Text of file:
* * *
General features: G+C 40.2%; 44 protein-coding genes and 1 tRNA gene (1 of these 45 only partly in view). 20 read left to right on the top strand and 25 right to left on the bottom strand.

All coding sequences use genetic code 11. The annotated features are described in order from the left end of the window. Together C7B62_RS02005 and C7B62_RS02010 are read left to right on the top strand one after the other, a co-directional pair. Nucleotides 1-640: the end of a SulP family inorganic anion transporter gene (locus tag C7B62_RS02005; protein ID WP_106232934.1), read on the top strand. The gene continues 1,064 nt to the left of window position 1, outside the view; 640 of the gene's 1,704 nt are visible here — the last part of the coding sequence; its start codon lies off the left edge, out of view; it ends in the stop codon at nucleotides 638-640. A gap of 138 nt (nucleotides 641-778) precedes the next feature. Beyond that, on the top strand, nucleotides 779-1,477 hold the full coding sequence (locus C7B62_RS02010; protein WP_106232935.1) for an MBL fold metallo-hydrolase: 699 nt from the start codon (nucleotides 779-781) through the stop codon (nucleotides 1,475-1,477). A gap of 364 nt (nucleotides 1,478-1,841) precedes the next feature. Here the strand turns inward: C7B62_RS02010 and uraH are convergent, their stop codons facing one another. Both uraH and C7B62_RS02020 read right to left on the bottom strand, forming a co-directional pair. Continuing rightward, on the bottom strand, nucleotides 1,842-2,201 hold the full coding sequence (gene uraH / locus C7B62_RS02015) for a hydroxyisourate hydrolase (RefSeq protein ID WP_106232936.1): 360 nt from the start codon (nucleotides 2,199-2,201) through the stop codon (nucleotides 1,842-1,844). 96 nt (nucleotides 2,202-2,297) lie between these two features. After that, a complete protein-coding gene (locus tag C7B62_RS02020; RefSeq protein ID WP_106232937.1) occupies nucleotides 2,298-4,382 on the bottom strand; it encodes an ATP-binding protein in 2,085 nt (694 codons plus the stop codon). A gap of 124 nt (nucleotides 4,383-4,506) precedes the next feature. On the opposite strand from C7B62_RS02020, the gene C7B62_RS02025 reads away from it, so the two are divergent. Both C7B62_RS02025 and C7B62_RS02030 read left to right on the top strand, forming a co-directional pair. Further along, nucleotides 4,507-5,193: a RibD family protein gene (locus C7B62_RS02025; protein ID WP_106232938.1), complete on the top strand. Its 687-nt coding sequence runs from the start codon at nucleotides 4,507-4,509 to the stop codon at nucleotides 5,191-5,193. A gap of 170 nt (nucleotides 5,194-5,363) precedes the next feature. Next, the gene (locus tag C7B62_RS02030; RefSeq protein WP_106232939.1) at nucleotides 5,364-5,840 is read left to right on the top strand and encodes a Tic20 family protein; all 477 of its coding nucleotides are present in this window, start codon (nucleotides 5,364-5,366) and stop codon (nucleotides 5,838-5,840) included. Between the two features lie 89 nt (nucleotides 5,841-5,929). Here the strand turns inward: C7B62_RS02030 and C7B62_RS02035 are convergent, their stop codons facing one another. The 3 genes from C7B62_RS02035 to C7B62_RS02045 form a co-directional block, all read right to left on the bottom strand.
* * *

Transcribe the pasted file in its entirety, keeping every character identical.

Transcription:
General features: G+C 40.2%; 44 protein-coding genes and 1 tRNA gene (1 of these 45 only partly in view). 20 read left to right on the top strand and 25 right to left on the bottom strand.

All coding sequences use genetic code 11. The annotated features are described in order from the left end of the window. Together C7B62_RS02005 and C7B62_RS02010 are read left to right on the top strand one after the other, a co-directional pair. Nucleotides 1-640: the end of a SulP family inorganic anion transporter gene (locus tag C7B62_RS02005; protein ID WP_106232934.1), read on the top strand. The gene continues 1,064 nt to the left of window position 1, outside the view; 640 of the gene's 1,704 nt are visible here — the last part of the coding sequence; its start codon lies off the left edge, out of view; it ends in the stop codon at nucleotides 638-640. A gap of 138 nt (nucleotides 641-778) precedes the next feature. Beyond that, on the top strand, nucleotides 779-1,477 hold the full coding sequence (locus C7B62_RS02010; protein WP_106232935.1) for an MBL fold metallo-hydrolase: 699 nt from the start codon (nucleotides 779-781) through the stop codon (nucleotides 1,475-1,477). A gap of 364 nt (nucleotides 1,478-1,841) precedes the next feature. Here the strand turns inward: C7B62_RS02010 and uraH are convergent, their stop codons facing one another. Both uraH and C7B62_RS02020 read right to left on the bottom strand, forming a co-directional pair. Continuing rightward, on the bottom strand, nucleotides 1,842-2,201 hold the full coding sequence (gene uraH / locus C7B62_RS02015) for a hydroxyisourate hydrolase (RefSeq protein ID WP_106232936.1): 360 nt from the start codon (nucleotides 2,199-2,201) through the stop codon (nucleotides 1,842-1,844). 96 nt (nucleotides 2,202-2,297) lie between these two features. After that, a complete protein-coding gene (locus tag C7B62_RS02020; RefSeq protein ID WP_106232937.1) occupies nucleotides 2,298-4,382 on the bottom strand; it encodes an ATP-binding protein in 2,085 nt (694 codons plus the stop codon). A gap of 124 nt (nucleotides 4,383-4,506) precedes the next feature. On the opposite strand from C7B62_RS02020, the gene C7B62_RS02025 reads away from it, so the two are divergent. Both C7B62_RS02025 and C7B62_RS02030 read left to right on the top strand, forming a co-directional pair. Further along, nucleotides 4,507-5,193: a RibD family protein gene (locus C7B62_RS02025; protein ID WP_106232938.1), complete on the top strand. Its 687-nt coding sequence runs from the start codon at nucleotides 4,507-4,509 to the stop codon at nucleotides 5,191-5,193. A gap of 170 nt (nucleotides 5,194-5,363) precedes the next feature. Next, the gene (locus tag C7B62_RS02030; RefSeq protein WP_106232939.1) at nucleotides 5,364-5,840 is read left to right on the top strand and encodes a Tic20 family protein; all 477 of its coding nucleotides are present in this window, start codon (nucleotides 5,364-5,366) and stop codon (nucleotides 5,838-5,840) included. Between the two features lie 89 nt (nucleotides 5,841-5,929). Here the strand turns inward: C7B62_RS02030 and C7B62_RS02035 are convergent, their stop codons facing one another. The 3 genes from C7B62_RS02035 to C7B62_RS02045 form a co-directional block, all read right to left on the bottom strand.